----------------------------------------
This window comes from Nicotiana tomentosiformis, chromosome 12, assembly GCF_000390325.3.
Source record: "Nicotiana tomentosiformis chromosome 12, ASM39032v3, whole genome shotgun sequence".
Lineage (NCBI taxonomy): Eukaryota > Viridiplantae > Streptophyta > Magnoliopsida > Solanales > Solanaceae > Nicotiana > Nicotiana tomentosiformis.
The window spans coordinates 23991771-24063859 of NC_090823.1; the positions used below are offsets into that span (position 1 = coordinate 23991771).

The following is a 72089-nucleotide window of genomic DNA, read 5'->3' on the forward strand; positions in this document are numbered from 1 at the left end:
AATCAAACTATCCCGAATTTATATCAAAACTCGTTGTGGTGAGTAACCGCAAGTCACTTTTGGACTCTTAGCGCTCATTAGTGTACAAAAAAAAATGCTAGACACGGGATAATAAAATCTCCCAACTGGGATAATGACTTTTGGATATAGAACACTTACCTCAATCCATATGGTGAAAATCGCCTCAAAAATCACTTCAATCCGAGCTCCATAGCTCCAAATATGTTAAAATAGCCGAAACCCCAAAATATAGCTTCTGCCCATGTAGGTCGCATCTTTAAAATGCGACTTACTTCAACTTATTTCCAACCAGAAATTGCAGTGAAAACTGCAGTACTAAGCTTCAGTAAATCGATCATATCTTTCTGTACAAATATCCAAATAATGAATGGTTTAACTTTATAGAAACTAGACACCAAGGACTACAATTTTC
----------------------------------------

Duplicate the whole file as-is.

This window comes from Nicotiana tomentosiformis, chromosome 12, assembly GCF_000390325.3.
Source record: "Nicotiana tomentosiformis chromosome 12, ASM39032v3, whole genome shotgun sequence".
Lineage (NCBI taxonomy): Eukaryota > Viridiplantae > Streptophyta > Magnoliopsida > Solanales > Solanaceae > Nicotiana > Nicotiana tomentosiformis.
The window spans coordinates 23991771-24063859 of NC_090823.1; the positions used below are offsets into that span (position 1 = coordinate 23991771).

The following is a 72089-nucleotide window of genomic DNA, read 5'->3' on the forward strand; positions in this document are numbered from 1 at the left end:
AATCAAACTATCCCGAATTTATATCAAAACTCGTTGTGGTGAGTAACCGCAAGTCACTTTTGGACTCTTAGCGCTCATTAGTGTACAAAAAAAAATGCTAGACACGGGATAATAAAATCTCCCAACTGGGATAATGACTTTTGGATATAGAACACTTACCTCAATCCATATGGTGAAAATCGCCTCAAAAATCACTTCAATCCGAGCTCCATAGCTCCAAATATGTTAAAATAGCCGAAACCCCAAAATATAGCTTCTGCCCATGTAGGTCGCATCTTTAAAATGCGACTTACTTCAACTTATTTCCAACCAGAAATTGCAGTGAAAACTGCAGTACTAAGCTTCAGTAAATCGATCATATCTTTCTGTACAAATATCCAAATAATGAATGGTTTAACTTTATAGAAACTAGACACCAAGGACTACAATTTTC